Judging where you are is already a pain unless you are some kind of isometric wizard. When the game then throws compulsory elements where you need to dodge falling objects it becomes a complete joke. There is a segment where spheres roll down a hill as you climb up. If you take a single hit you need to restart. This would be fine if it was clear where the sphere is in relation to our hero but alas it is not. This section very nearly made me walk away from the game forever after trying and failing for ages. There are other sections that are similarly frustrating and each is far longer than they have any right to be.
This brings us back to the core issue of Inked – it needed a good editor. There is a fascinating story under the surface. The samurai is fighting for free will as he defies his creator and punished by Adam taking his beloved. Throughout this story, we explore the relationship between creation and creator and see that it is not always a healthy one. To the samurai, Adam is a god, but to Adam, this is just fiction. It is his way of dealing with the things that happened in his life.
It is a shame, that the hero’s primary goal is to rescue Aiko. The game sets up a classic “find the princess” game within a game that could have been about anything. Perhaps this speaks to the limited imagination of Adam and his own failings as a comic book artist. However, it’s the definition of objectifying of women, treating them as objects to be found.
Adam (a man) with limitless power in this world he has created, kidnaps a woman with essentially no power. And then, the samurai (a man) whose power is shown by the fact that he can defy Adam goes to find his beloved. In this, the two men have positions of power whereas, the woman has none and is simply a goal for the samurai. This entire element of the story is shallow and lacks creativity. Which in a game about creating, is terribly ironic.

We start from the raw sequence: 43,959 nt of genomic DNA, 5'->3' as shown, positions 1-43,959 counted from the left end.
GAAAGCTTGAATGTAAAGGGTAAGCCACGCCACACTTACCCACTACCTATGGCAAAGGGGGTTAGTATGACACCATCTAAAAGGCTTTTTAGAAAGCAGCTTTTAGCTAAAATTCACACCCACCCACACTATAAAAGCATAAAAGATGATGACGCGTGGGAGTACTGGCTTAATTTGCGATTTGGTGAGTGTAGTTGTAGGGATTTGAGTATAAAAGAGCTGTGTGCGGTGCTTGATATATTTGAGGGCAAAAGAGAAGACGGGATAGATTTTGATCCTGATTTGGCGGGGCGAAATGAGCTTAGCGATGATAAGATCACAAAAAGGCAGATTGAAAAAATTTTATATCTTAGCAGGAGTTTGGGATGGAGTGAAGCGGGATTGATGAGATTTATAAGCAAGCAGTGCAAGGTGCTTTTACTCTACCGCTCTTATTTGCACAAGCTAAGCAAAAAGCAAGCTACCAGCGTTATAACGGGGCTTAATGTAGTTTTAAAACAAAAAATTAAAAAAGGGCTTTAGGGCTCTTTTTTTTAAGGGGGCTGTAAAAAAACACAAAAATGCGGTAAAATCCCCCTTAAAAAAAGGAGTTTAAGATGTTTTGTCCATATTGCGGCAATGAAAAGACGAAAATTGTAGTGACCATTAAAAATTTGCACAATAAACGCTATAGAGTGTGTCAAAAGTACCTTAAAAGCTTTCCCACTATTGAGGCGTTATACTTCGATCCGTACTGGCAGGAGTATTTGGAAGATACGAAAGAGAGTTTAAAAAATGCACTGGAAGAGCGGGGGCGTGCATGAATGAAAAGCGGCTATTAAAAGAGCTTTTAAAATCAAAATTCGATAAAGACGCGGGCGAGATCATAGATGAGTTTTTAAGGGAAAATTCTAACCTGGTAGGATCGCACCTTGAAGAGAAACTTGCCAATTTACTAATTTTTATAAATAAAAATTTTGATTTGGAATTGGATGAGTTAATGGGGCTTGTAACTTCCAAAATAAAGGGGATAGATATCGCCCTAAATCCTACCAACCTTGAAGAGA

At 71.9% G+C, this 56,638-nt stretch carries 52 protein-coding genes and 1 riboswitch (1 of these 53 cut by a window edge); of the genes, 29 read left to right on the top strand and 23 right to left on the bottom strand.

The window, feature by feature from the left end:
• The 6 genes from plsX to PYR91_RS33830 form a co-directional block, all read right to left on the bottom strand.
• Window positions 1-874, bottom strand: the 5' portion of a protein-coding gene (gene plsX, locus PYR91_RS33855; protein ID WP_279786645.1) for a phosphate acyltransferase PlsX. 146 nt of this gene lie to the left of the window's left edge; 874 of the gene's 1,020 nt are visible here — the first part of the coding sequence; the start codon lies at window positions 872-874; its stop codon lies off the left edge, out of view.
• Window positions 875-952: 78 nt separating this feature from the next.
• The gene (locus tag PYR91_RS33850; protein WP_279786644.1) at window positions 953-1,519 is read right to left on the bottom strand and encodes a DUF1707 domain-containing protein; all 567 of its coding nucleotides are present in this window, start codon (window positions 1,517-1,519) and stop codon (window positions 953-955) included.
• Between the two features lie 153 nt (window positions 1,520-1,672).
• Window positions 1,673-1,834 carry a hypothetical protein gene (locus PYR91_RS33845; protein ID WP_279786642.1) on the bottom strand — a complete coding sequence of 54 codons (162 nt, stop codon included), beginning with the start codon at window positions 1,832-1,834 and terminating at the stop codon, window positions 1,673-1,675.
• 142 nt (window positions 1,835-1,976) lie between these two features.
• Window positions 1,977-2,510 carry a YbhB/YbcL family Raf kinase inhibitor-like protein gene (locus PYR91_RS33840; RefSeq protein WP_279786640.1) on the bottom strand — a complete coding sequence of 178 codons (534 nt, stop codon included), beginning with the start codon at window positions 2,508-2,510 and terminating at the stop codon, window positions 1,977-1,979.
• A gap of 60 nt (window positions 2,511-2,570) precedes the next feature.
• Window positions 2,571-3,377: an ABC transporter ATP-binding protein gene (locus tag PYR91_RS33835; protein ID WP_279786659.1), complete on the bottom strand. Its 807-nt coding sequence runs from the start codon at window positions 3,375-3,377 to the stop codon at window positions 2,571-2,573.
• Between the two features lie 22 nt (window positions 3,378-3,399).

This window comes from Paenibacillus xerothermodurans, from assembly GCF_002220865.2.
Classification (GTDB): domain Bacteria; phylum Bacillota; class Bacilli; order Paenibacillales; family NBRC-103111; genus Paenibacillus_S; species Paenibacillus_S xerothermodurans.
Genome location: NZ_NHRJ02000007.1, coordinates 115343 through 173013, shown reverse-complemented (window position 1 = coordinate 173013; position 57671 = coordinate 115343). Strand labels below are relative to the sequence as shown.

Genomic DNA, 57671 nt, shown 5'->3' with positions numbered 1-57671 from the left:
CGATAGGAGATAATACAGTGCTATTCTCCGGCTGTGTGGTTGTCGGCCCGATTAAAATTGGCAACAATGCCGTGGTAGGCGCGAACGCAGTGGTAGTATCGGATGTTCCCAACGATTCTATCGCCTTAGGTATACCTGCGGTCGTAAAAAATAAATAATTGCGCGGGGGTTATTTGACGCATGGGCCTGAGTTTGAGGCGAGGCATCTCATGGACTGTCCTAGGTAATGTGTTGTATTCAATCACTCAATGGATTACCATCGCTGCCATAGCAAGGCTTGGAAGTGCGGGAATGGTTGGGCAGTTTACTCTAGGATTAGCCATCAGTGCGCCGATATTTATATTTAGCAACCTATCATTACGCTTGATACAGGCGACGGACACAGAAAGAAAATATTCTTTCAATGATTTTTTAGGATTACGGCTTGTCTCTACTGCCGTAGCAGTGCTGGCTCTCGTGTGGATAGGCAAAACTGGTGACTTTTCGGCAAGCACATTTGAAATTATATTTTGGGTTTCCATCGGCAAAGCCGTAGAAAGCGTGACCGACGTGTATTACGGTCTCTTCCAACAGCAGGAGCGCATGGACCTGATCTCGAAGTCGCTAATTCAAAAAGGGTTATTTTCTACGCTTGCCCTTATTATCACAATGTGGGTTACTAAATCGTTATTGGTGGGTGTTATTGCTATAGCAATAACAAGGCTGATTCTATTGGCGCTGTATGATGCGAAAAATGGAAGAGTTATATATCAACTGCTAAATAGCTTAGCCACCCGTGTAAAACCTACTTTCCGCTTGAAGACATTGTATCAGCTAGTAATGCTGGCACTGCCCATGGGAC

Without spoiling the story of Inked, Adam is going through a trauma and gradually recovering. The unnamed samurai and his adventures are a part of his dealing with what has happened. Adam will often lash out at his creation, undermine him, and generally disrespect him. However, the only real way that the samurai suffers is through the loss of Aiko. As the story goes on, we are meant to sympathise with Adam and understand why he is doing this. However, his coping mechanism is essentially violence directed at Aiko like it is acceptable. Well, it isn’t.
If the roles were reversed would it be better, though? If it was a female samurai searching for a male Aiko, would it be more palatable? In society, men hold more power than women. That is a plain, true fact. All this game does is perpetuate that idea and tells you that it is acceptable. I can’t think of many games with a female protagonist saving a powerless man, can you? No matter the gender of the characters, the story about Adam is one of coping and life after trauma. However, the framing and method of Adam’s coping is portrayed as routine and it simply isn’t.
Would violence against anyone be an accepted way of coping? Adam might be creating a comic book with a fictional world, but you live those characters when you play as the samurai. Is that reality? Is pain any less real when it is fictional? Any less grotesque, gruesome and horrific? Loss is a terrible thing, but to deal with loss by hurting other people, even fictional people, doesn’t sound like a healthy person. Perhaps it isn’t and that makes for an interesting story.
Inked was a surprise. The artwork is fantastic, nobody could say otherwise. However, the story is something else. It will make you think about how to cope with difficult situations, about the ways that you have coped in the past or how you might in the future. Does violence simply beget more violence? I don’t have any answers for you here and neither does Inked, only an idea of how to consider these topics yourself. While you might fundamentally disagree with the way Inked handles its female character and how it sets up the unnamed hero’s part in the story, the rest is interesting. However, the puzzles are too long, the story beats too far apart. This makes Inked suffer serious pacing issues. If you stick with it though, you might find it an interesting exercise in self-reflection.
Available from: Steam